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  35.  96
    Review Symposium on New Labour: A Critique: Author's Introduction.Mark Bevir - 2006 - History of the Human Sciences 19 (1):89-92.
  36. Notes toward an analysis of conceptual change.Mark Bevir - 2003 - Social Epistemology 17 (1):55 – 63.
    This paper analyses conceptual change. A rejection of pure experience has prompted philosophers of science to adopt a certain perspective from which to view changes of belief. Popper, Kuhn, and others have analysed conceptual change in terms of problems or anomalies, that is, in terms of contingent reasoning about issues posed in the context of an inherited web of belief. This paper explores a more general analysis of conceptual change in dialogue with these philosophers of science. Because changes of belief (...)
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  37. Social democracy and social science: author’s reply.Mark Bevir - 2006 - History of the Human Sciences 19 (1):113-120.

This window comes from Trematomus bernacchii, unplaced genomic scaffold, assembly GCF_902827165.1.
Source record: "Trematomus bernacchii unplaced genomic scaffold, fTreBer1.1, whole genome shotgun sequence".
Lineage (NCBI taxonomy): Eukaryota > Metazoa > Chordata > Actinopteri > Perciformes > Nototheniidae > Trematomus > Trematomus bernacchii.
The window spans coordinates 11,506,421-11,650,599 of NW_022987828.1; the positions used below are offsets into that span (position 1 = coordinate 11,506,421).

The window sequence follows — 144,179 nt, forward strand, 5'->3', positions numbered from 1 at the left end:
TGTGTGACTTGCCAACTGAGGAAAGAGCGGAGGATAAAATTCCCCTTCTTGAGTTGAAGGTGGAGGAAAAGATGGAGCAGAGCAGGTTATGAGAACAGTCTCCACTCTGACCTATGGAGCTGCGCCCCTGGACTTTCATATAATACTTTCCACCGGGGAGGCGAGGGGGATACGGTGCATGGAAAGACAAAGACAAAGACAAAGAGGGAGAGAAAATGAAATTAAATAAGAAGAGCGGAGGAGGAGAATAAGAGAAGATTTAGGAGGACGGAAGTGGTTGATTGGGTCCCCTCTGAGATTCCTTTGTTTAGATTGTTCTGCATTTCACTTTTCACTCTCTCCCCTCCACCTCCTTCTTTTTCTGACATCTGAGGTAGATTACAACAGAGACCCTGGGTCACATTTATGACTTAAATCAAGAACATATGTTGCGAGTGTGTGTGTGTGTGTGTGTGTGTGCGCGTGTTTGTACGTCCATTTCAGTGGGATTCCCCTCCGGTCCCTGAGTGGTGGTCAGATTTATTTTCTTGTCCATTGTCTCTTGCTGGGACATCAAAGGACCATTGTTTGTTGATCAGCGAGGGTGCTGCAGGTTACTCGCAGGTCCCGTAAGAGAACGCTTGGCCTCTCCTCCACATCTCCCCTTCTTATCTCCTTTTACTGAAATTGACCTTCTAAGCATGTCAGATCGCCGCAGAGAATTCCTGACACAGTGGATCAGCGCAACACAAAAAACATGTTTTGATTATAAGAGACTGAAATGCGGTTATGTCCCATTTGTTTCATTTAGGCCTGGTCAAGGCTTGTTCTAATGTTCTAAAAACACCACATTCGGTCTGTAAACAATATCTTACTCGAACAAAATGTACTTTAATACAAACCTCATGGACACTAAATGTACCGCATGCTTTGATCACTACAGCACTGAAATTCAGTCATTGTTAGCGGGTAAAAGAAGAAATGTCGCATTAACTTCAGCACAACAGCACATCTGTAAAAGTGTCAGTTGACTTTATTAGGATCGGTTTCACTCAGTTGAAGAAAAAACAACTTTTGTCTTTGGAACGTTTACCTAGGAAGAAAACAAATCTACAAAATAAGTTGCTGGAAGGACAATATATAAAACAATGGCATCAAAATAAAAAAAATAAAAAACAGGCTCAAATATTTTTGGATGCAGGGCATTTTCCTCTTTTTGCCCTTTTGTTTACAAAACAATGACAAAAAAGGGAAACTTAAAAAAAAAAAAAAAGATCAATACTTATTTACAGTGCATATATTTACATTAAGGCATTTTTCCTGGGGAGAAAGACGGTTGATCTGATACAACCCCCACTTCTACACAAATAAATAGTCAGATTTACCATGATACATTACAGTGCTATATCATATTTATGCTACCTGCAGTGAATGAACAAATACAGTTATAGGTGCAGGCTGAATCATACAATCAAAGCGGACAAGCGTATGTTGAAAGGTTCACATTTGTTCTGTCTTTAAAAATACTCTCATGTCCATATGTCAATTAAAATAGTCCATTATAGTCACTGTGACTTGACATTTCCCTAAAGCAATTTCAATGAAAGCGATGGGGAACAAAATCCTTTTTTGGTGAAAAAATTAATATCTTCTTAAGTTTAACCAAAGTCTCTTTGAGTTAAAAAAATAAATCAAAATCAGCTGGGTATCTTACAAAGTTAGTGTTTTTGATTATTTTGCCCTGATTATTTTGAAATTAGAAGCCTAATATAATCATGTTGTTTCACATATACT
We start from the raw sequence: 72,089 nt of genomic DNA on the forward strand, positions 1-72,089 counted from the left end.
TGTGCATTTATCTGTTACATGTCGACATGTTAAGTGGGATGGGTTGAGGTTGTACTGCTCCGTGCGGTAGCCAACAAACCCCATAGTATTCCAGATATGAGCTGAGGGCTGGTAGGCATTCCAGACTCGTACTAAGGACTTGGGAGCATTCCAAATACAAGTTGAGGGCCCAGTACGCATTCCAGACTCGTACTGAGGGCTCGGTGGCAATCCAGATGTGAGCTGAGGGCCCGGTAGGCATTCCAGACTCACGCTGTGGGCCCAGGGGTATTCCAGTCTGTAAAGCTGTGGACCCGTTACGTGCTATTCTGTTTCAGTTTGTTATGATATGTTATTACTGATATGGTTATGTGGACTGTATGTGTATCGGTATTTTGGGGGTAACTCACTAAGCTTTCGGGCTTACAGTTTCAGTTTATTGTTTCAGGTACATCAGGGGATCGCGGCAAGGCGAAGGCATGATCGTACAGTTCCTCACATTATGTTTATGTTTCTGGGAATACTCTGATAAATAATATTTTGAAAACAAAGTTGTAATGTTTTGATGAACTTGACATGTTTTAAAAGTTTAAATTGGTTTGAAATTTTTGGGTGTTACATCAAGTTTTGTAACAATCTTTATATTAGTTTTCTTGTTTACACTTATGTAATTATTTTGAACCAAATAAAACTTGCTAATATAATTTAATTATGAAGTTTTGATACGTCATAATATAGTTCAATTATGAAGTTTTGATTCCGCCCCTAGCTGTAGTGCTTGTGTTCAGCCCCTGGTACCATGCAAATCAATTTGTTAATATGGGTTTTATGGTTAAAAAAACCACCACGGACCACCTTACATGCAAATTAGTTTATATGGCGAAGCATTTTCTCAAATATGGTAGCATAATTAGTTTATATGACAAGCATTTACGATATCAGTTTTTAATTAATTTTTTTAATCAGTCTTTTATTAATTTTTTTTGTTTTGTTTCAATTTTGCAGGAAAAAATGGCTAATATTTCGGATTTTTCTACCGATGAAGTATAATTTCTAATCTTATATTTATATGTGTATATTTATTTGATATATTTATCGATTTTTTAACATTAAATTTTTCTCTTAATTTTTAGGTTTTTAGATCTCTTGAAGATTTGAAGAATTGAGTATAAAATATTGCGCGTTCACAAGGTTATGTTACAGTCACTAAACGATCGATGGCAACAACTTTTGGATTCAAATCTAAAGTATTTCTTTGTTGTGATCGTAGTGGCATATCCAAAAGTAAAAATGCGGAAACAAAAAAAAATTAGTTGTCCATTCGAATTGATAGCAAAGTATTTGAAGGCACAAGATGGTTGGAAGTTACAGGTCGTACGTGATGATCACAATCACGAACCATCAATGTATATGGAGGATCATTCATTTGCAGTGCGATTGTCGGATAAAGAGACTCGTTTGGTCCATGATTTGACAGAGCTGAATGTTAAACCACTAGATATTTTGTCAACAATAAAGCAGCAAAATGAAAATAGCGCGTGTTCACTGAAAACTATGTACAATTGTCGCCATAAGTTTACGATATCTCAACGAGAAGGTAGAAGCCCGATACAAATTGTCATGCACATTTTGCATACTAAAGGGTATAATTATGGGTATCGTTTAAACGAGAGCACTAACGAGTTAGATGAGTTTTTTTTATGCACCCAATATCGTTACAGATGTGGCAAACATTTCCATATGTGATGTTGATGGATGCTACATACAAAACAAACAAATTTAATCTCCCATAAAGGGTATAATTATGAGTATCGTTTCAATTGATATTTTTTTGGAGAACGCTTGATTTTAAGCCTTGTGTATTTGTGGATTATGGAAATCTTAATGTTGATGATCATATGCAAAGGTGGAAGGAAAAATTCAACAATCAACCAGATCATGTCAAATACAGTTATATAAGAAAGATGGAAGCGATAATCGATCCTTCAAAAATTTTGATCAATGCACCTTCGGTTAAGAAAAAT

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  38. Constructing the past: review symposium on Bevir's The Logic of the History of Ideas.Mark Bevir, Mark Erickson, Austin Harrington & Andreas Reckwitz - 2002 - History of the Human Sciences 15 (2):99-133.
  39.  7
    Modern Pluralism: Anglo-American Debates Since 1880.Mark Bevir (ed.) - 2012 - Cambridge University Press.
    Pluralism is among the most vital intellectual movements of the modern era. Liberal pluralism helped reinforce and promote greater separation of political and religious spheres. Socialist pluralism promoted the political role of trade unions and the rise of corporatism. Empirical pluralism helped legitimate the role of interest groups in democratic government. Today pluralism inspires thinking about key issues such as multiculturalism and network governance. However, despite pluralism's importance, there are no histories of twentieth-century pluralist thinking. Modern Pluralism fills this gap. (...)
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  40.  68
    In Defence of Historicism.Mark Bevir - 2012 - Journal of the Philosophy of History 6 (1):111-114.